Times Cryptic No 28638 – Saturday, 24 June 2023. Aced comprehensively!

I had no idea what was going on with the “ace” clue at 9ac. I could see what the answer must be, but the word-play whizzed straight past me for the ball-kid to catch. When the penny finally dropped, what a delight! One of the clues of the year, for me.

I mis-spelled the name of the author at 23ac, until problems with 12dn forced me to revisit it.

Thanks to the setter for a wonderful puzzle. How did you all get on?

Note for newcomers: The Times offers prizes for Saturday Cryptic Crosswords. This blog is for last week’s puzzle, posted after the competition closes. So, please don’t comment here on this week’s Saturday Cryptic.

Definitions are underlined. (ABC)* means anagram of ABC. Italics mark anagram indicators in the clues, and ‘assembly instructions’ in the explanations.

1 Celebrity beats retired adventurer (8)
SPACEMANNAME=celebrity + CAPS=beats, all backwards (retired).
6 Century before capital gains tax finally ending (6)
CLIMAXC=century (C is the Roman symbol for 100) + LIMA=capital (of Peru) + taXfinally.
9 What ace is in lap literally, an all-time champion? (6-7)
RECORD-BREAKER – tricky, this: A=ace; L.P.=a sort of record. If you put A in LP to produce LAP, you could say the A is a (ta daRECORD-BREAKER!! I put the answer in from the crossers, and took ages after I finished the rest to figure out the word play. How wonderful!!
10 Blend including oxygen, unknown quantity in air (6)
MELODY – MELD=blend, including O=oxygen + Y=(algebraic) unknown.
11 Make-up put on cheek (8)
LIPSTICK – STICK=put, on LIP=cheek. “Stick” can mean “insert” or “set in position”, so that seems close enough to “put”. Any eyebrows raised?
13 Order pie, virtually packed with stuff, kilo sent back (5,5)
QUICK MARCH – QUICHe=pie, virtually, packed with CRAM+K=kilo, sent back.
15 Little bit in and out, say, oddly (4)
IOTA – odd letters (oddly) of In + OuT + sAy. Ignore the connecting “and”.
16 Explorer, not beginning to take in south European city (4)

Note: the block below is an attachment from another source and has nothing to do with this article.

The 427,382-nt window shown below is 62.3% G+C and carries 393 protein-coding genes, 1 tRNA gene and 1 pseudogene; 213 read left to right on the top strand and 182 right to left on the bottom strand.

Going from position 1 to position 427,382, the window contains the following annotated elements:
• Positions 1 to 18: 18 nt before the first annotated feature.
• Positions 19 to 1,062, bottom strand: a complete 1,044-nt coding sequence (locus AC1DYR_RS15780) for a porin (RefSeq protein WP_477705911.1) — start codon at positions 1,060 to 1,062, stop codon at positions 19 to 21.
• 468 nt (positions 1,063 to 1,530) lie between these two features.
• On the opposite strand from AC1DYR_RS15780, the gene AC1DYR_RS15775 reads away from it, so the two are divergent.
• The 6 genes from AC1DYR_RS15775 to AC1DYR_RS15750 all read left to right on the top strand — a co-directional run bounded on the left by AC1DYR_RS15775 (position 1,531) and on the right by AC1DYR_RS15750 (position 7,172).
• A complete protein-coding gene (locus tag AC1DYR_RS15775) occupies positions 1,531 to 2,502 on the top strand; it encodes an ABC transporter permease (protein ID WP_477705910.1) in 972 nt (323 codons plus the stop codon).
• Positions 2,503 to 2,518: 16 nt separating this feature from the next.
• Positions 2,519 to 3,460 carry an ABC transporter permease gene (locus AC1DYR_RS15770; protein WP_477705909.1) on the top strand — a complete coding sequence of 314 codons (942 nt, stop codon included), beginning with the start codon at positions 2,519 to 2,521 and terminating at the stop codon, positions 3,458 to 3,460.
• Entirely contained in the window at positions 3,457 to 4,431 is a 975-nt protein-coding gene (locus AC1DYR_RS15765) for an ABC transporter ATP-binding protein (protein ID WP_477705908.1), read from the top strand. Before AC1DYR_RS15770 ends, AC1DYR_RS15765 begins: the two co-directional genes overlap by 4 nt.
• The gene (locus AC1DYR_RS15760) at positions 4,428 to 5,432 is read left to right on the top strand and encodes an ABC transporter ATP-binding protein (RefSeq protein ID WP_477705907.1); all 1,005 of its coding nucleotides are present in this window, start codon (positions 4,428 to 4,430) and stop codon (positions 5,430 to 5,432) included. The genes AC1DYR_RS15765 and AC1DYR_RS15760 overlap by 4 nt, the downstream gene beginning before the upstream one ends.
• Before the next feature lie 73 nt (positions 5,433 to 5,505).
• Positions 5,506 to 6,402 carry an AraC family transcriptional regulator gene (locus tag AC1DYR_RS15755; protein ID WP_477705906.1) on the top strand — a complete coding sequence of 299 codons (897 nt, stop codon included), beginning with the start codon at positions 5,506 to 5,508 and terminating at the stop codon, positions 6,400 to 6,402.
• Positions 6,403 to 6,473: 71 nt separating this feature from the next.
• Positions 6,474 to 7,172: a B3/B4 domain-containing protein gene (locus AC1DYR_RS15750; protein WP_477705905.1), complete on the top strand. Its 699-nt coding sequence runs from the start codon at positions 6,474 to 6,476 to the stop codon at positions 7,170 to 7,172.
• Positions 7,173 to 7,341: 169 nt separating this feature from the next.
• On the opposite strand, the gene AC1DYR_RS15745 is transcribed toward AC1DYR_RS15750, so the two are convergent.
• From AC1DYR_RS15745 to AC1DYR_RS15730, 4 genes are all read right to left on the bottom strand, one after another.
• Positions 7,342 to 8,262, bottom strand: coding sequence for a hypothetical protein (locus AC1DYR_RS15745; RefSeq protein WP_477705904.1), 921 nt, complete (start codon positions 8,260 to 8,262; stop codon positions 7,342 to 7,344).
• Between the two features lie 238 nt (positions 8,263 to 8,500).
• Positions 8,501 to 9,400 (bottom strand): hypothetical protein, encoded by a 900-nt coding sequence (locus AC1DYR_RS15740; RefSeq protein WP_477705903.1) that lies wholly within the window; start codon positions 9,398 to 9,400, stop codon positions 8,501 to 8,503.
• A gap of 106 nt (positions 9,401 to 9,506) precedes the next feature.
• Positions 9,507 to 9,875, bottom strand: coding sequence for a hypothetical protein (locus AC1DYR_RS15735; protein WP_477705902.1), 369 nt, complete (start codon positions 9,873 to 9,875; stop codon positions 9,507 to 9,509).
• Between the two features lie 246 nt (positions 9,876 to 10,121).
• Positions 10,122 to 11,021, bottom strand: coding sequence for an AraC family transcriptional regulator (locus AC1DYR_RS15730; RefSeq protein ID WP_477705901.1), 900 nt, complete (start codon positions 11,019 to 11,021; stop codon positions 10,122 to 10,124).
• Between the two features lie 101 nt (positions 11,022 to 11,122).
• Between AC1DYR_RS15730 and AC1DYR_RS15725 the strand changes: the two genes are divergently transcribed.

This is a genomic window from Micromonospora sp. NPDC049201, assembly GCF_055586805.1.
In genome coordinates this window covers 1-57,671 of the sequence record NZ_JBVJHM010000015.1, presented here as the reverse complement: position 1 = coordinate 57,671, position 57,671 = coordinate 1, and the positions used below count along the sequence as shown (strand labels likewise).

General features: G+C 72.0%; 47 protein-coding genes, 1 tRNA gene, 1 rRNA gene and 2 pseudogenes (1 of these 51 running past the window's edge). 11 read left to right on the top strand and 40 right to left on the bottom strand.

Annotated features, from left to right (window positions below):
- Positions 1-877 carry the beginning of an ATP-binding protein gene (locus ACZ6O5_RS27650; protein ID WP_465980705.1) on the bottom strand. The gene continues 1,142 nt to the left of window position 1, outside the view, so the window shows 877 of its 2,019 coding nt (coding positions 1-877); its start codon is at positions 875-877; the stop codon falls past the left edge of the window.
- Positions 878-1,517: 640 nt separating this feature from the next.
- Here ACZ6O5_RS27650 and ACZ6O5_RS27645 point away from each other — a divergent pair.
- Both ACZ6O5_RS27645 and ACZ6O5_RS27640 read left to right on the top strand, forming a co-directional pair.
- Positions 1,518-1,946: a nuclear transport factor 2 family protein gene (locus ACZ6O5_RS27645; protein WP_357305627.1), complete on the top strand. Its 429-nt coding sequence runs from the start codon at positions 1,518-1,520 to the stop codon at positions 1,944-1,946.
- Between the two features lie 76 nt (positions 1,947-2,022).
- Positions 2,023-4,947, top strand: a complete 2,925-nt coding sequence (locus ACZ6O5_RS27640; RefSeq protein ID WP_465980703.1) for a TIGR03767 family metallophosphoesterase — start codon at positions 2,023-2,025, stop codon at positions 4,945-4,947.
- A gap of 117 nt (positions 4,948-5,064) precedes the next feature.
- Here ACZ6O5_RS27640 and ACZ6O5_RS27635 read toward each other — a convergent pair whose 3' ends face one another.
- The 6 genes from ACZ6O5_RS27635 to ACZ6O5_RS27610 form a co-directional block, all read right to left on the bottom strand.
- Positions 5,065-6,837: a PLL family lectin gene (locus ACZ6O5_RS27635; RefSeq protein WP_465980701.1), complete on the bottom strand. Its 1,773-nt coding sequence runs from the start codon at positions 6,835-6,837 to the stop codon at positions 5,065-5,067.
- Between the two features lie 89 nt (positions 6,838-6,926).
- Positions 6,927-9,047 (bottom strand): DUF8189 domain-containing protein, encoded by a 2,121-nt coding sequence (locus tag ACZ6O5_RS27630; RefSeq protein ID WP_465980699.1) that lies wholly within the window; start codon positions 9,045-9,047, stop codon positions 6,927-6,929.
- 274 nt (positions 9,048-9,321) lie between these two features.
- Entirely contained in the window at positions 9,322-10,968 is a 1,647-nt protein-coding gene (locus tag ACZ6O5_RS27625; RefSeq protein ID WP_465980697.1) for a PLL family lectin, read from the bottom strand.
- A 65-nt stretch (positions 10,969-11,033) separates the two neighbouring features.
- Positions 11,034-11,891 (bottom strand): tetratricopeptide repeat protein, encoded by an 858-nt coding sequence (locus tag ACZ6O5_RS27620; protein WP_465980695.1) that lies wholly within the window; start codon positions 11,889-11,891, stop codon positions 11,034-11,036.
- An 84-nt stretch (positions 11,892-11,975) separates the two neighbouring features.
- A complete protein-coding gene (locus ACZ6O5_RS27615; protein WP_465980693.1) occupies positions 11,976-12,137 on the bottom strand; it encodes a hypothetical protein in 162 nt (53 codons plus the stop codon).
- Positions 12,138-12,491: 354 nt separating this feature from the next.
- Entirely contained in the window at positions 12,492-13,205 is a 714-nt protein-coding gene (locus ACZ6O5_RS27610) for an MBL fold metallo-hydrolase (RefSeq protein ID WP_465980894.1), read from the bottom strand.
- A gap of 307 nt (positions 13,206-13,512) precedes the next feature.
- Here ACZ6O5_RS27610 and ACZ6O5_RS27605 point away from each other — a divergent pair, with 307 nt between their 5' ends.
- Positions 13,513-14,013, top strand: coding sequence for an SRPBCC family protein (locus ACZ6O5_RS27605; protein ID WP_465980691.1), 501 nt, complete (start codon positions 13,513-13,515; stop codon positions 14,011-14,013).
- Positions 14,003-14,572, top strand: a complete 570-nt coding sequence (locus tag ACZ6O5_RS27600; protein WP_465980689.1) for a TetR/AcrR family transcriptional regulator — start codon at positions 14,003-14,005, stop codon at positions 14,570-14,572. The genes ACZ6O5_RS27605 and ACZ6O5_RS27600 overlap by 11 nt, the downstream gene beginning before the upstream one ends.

OSLO – Marco (P)OLO=explorer, not begining, and taking in S=south.
18 Garment blue — one of Poe’s perhaps? (5,5)
SHORT STORYSHORTS + TORY. It appears Poe wrote dozens of them.
21 Support a revolutionary complaint (8)
BACKACHEBACK + A + CHE. (Ernesto ‘Che’ Guevara, the setter’s go-to revolutionary.)
22 Boldly confront savage grabbing king (6)
BREASTBEAST grabbing R=king.
23 Author, one on the prowl in the Blue Ridge Mountains, could you say? (8,5)
VIRGINIA WOOLF – Looking at a map, it seems the Blue Ridge Mountains run through North Carolina as well as Virginia, but it was fairly obvious which part of the world and which animal was required. It’s a “sounds like” clue (could you say?), so you have to know how to spell her surname. I didn’t!
25 Track on a hill (6)
26 Immature and sneaky pest (8)
GREENFLYGREEN=immature + FLY=sneaky.
2 Arriviste in average location briefly (7)
PARVENUPAR=average + VENU(e)=location, briefly.
3 Nuts become fastened: first of cogs secured in timing mechanism (6,5)
CUCKOO CLOCKCUCKOO=nuts + C(ogs), first of + LOCK=become fastened.
4 Historic Scottish county seen in twinkling light (5)
MORAYMO=a twinkling + RAY=light.
5 Cloudy oil: managed to bottle that up (7)
NEBULARRAN=managed bottles LUBE=oil. Turn all of that up in this down clue.
6 Low blow has the cop in a bad way (5,4)
7 Crown pinched from material sort (3)
ILK – (s)ILK is the material. Its crown is pinched.
8 Month before Oct 1 appearing woozyis one stoned? (7)
APRICOTAPR(il) before (OCT 1)*. No anagrams at all, then two in a row!
12 Bit of fluff was director in the aforementioned municipality? (11)
THISTLEDOWNLED=was director, in THIS TOWN. This clue forced me to revisit  23ac.
14 Russian resort closed off by staff, one happy to suffer (9)
MASOCHISTSOCHI=Russian resort (host of the 2014 Winter Olympics) closed off by MAST=staff.
17 Accessories in fashion aboard ship (7)
SCARVESCARVE=fashion (eg make something out of wood) aboard SS=ship.
19 Opportunity coming in first (7)
OPENING – double definition.
20 Calm in fluster? That’s not right (7)
22 Name on knife, weapon that is (5)
BOWIEBOW + I.E.=that is. The Bowie knife, originally designed by Rezin Bowie for his brother Jim, according to Wikipedia.
24 Reportedly crooked grass (3)
RYE – sounds like (reportedly) WRY.

21 comments on “Times Cryptic No 28638 – Saturday, 24 June 2023. Aced comprehensively!”

  1. L(A)P was the highlight of this for me.
    The Blue Ridge range also crosses a border of my home state of West Virginia, but not enough to justify its inclusion in the lyrics of John Denver’s geographically challenged “Country Roads.” (I think he needed a two-trochee state name to fit his meter.)

  2. 19:54, but used aids for MORAY
    I wrote ‘put=stick?’ at 9ac, but I suppose it’s allowable.

  3. 33m 14s
    Thank you, Bruce, for decoding RECORD BREAKER!
    Otherwise I found this pretty straightforward.
    My one* bit of trivia about VIRGINIA WOOLF is that she wrote a charming, slim, eponymous biography of Elizabeth Barrett Browning’s pet Spaniel, ‘Flush’.
    *…oh, and Nicole Kidman wore a prosthetic nose to play Woolf in ‘The Hours’.